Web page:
Dr. Isaacson reports personal fees from Cook Medical, Terumo, and Embolx; grants and personal fees from BTG; and grants from Medtronic and Boston Scientific, outside the submitted work. Dr. Bagla reports grants, personal fees, consulting, and research from Boston Scientific and Medtronic, and personal fees and consulting from Terumo, outside the submitted work. Dr. Piechowiak reports grants from Boston Scientific during the conduct of the study. Drs. Goldman and Nissman Parry declare that they have no conflict of interest.

Human and Animal Rights and Informed Consent

This article does not contain any studies with human or animal subjects performed by any of the authors.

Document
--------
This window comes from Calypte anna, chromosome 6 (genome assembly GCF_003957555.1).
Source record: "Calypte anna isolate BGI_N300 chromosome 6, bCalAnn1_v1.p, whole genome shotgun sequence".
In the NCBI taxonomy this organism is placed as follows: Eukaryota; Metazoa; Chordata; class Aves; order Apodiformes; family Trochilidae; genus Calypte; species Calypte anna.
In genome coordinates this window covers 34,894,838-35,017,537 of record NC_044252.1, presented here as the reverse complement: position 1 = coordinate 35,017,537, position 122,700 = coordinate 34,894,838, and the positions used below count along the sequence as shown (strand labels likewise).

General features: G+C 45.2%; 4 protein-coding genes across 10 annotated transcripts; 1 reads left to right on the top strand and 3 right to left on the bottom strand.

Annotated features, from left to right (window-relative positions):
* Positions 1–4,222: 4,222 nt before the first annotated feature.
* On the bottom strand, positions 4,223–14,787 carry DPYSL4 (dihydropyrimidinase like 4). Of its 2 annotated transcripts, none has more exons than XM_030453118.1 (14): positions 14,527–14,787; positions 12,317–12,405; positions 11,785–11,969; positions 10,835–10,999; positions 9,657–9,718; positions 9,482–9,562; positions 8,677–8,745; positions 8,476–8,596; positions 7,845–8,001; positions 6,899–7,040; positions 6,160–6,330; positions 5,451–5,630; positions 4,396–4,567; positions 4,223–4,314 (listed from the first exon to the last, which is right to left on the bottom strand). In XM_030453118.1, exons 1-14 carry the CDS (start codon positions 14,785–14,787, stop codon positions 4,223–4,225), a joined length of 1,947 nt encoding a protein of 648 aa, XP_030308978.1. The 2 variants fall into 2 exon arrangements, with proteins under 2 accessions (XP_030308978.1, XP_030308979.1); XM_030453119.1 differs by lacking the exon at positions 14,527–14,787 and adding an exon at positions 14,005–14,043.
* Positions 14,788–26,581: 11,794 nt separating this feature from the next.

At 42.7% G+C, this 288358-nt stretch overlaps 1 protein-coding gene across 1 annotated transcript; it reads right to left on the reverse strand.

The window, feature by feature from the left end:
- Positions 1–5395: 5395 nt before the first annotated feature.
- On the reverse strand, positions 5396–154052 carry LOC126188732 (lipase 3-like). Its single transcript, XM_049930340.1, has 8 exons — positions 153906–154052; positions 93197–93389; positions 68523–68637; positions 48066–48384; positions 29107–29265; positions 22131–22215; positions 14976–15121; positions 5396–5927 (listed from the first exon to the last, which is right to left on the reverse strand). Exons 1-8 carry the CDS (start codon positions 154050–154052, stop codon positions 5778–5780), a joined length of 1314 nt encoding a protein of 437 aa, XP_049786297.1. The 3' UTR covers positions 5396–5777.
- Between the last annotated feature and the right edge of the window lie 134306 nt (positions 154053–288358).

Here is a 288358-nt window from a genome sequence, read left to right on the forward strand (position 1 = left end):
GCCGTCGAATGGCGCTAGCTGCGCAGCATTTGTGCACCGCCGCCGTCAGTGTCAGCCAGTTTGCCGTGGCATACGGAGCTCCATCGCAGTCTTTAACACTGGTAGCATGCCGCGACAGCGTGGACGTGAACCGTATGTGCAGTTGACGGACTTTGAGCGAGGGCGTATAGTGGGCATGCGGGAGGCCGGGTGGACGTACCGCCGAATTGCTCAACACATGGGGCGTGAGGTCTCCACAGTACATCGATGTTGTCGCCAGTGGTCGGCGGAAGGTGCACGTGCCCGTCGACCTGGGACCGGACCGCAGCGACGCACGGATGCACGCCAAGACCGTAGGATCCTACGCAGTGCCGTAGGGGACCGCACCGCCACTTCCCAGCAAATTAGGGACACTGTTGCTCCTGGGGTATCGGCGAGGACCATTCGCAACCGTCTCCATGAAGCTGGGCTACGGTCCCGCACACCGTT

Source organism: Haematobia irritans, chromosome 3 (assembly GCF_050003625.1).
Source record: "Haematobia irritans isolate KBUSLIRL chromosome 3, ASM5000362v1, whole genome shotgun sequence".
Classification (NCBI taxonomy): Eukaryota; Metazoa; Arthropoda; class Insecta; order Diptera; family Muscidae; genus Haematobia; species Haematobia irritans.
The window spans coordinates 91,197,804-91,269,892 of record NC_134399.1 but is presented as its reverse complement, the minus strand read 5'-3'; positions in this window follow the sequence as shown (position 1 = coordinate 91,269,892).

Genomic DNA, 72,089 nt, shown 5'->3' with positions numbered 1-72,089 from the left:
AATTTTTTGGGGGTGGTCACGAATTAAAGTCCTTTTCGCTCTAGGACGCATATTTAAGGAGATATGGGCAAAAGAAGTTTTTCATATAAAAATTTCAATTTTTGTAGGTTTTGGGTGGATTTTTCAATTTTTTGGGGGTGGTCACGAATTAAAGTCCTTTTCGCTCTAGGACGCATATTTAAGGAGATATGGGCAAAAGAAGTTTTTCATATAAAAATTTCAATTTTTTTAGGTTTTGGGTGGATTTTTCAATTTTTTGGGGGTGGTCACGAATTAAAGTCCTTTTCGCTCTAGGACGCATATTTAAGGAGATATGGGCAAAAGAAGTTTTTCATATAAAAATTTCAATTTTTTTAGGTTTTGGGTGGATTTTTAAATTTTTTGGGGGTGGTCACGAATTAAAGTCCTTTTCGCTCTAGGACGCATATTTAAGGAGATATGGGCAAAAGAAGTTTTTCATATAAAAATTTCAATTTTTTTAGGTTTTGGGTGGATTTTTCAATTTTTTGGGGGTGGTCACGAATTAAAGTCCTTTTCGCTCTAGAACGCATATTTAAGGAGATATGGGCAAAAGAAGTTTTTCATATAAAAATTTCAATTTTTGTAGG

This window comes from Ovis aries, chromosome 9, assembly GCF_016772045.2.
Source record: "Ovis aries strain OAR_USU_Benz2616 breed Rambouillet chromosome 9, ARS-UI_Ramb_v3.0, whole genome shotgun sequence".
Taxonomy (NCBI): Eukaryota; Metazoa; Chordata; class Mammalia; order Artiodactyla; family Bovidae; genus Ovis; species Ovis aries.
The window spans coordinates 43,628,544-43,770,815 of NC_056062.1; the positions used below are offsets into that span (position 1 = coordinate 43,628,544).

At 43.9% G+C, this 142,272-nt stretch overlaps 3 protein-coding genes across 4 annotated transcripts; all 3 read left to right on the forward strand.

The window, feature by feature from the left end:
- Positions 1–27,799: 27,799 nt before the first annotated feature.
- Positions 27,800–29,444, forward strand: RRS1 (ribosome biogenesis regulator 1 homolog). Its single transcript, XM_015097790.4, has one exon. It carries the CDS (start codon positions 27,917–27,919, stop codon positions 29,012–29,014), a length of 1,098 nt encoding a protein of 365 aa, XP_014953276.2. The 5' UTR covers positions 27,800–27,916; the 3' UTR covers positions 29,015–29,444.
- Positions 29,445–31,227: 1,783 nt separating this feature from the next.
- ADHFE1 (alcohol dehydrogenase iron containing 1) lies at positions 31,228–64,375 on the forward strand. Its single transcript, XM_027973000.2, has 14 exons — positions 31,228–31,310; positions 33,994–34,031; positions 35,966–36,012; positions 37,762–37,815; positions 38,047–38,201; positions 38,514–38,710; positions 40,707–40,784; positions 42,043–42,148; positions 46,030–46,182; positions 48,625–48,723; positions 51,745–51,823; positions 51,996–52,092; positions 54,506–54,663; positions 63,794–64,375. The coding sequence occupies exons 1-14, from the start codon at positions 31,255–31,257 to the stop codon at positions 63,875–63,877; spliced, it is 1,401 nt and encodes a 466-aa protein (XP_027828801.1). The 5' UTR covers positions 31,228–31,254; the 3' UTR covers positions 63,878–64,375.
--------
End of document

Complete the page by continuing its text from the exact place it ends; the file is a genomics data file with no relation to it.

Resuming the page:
References

Papers of particular interest, published recently, have been highlighted as: • Of importance •• Of major importance

  1. 1.
    Bhatia A, Peng P, Cohen SP. Radiofrequency procedures to relieve chronic knee pain: an evidence-based narrative review. Reg Anesth Pain Med. 2016;41(4):501–10.PubMedCrossRefGoogle Scholar
  2. 2.
    Lluch Girbes E, Nijs J, Torres-Cueco R, Lopez CC. Pain treatment for patients with osteoarthritis and central sensitization. Phys Ther. 2013;93(6):842–51.PubMedCrossRefGoogle Scholar
  3. 3.
    Akeson WH, Garfin S, Amiel D, Woo SL. Para-articular connective tissue in osteoarthritis. Semin Arthritis Rheum. 1989;18(4 Suppl 2):41–50.PubMedCrossRefGoogle Scholar
  4. 4.
    Gronblad M, Liesi P, Korkala O, Karaharju E, Polak J. Innervation of human bone periosteum by peptidergic nerves. Anat Rec. 1984;209(3):297–9.PubMedCrossRefGoogle Scholar
  5. 5.